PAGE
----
Give your photos an edgy, shattered makeover in under an hour, using layer duplication.
This technique, which its creator Eric Sin calls the ‘layer duplication effect’, is perfect for creatives who need to spice up a photo in a hurry.
Using only two layers as a base and building up texture through simple displacement, the effect allows you to create a complex, dynamic pattern of effects, adding the impression of movement and activity to the most static of images.
Due to this technique’s simplicity and speed, it’s easy for you to add your own twists, or to combine it with other tricks for stunning effects to create an unusual, highly individual look.
Even when used on its own, the layer duplication effect can be applied to anything from landscapes to food portraits, or even images of people.
In this quick and easy tutorial, Photoshop expert Eric Sin guides you step-by-step through the process of creating the shattered effect.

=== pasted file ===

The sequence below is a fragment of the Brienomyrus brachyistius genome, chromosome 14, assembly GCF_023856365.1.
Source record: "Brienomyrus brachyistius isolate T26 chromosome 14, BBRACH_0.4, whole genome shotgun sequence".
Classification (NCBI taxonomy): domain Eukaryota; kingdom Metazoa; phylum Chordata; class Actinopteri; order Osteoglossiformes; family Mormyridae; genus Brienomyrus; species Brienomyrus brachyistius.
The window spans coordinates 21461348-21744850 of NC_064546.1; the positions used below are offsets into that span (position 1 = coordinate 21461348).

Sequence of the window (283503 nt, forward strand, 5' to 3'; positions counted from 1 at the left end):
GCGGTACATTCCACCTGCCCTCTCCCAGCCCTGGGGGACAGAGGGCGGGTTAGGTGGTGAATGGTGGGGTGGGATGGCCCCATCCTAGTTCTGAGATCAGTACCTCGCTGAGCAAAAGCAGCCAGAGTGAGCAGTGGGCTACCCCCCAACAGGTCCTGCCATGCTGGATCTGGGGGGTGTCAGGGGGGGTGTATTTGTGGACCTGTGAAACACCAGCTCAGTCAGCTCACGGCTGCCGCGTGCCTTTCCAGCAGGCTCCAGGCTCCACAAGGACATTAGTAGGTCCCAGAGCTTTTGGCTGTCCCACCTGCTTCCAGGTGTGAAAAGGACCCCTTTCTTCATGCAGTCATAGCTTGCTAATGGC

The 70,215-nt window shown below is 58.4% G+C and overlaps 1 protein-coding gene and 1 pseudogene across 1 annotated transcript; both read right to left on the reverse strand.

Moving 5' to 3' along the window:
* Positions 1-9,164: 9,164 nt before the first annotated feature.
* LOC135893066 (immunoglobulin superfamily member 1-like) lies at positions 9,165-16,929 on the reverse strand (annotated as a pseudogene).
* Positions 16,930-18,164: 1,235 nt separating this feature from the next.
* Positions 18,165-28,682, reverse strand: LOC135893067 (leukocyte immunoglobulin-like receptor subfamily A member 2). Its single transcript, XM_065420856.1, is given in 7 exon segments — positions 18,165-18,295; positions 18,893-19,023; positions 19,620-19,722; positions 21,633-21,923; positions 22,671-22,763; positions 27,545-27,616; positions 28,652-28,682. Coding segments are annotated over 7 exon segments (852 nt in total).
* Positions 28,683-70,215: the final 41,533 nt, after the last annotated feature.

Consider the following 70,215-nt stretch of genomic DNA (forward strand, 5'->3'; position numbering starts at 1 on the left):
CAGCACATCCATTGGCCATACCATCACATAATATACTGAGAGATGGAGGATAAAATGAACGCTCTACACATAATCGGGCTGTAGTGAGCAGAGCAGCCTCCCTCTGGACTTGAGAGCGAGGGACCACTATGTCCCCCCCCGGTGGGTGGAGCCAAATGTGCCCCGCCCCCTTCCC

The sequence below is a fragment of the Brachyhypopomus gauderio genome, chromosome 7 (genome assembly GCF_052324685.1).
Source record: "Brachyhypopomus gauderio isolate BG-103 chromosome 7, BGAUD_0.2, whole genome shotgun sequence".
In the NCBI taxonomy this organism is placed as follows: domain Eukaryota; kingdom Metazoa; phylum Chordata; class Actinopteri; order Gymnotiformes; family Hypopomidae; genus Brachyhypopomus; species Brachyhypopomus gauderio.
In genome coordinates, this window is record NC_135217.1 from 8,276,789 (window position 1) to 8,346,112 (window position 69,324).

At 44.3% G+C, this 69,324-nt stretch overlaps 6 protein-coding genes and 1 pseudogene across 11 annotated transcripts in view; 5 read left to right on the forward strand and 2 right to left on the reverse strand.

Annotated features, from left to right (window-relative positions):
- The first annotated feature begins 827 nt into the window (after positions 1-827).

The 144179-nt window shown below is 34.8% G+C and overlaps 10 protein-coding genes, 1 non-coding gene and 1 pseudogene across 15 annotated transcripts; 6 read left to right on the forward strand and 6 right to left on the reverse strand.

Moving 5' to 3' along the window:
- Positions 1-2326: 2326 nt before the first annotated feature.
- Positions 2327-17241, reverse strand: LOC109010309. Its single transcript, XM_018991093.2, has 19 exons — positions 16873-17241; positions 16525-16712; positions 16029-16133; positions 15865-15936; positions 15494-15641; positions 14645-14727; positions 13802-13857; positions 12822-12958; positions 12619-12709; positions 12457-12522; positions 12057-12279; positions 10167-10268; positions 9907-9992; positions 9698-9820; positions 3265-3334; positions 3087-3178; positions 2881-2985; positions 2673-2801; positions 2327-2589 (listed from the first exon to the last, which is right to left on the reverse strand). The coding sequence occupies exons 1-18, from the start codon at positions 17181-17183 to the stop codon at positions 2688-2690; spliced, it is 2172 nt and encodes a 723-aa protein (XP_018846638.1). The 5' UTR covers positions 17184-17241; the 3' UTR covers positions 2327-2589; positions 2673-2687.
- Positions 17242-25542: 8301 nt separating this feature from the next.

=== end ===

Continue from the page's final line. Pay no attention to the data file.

For this tutorial I’m using a photo of a red Lamborghini supplied by my friend and photographer Jonathan Wang (his work can be viewed at www.flickr.com/photos/jrwphotos ); anything with a plain background and lots of space around the subject will work well. In Photoshop, open the file lamborghini.jpg from the cover CD.
With the background layer of the photo selected, select Layers > Duplicate Layer and call the new layer ‘Background 2’. This places a copy of the original photo on top of the base image. This will be the layer where we will create our effect – this leaves the original untouched, should we need to backtrack. Keeping the base image intact also comes in handy for the masking effect, which we’ll get to later.
Using the Polygonal Lasso tool, make a rough angular selection similar to the one in my image (to get to the Polygonal Lasso tool, click the little triangle in the corner of the Lasso tool button). Make sure you’re working on the ‘Background 2’ layer.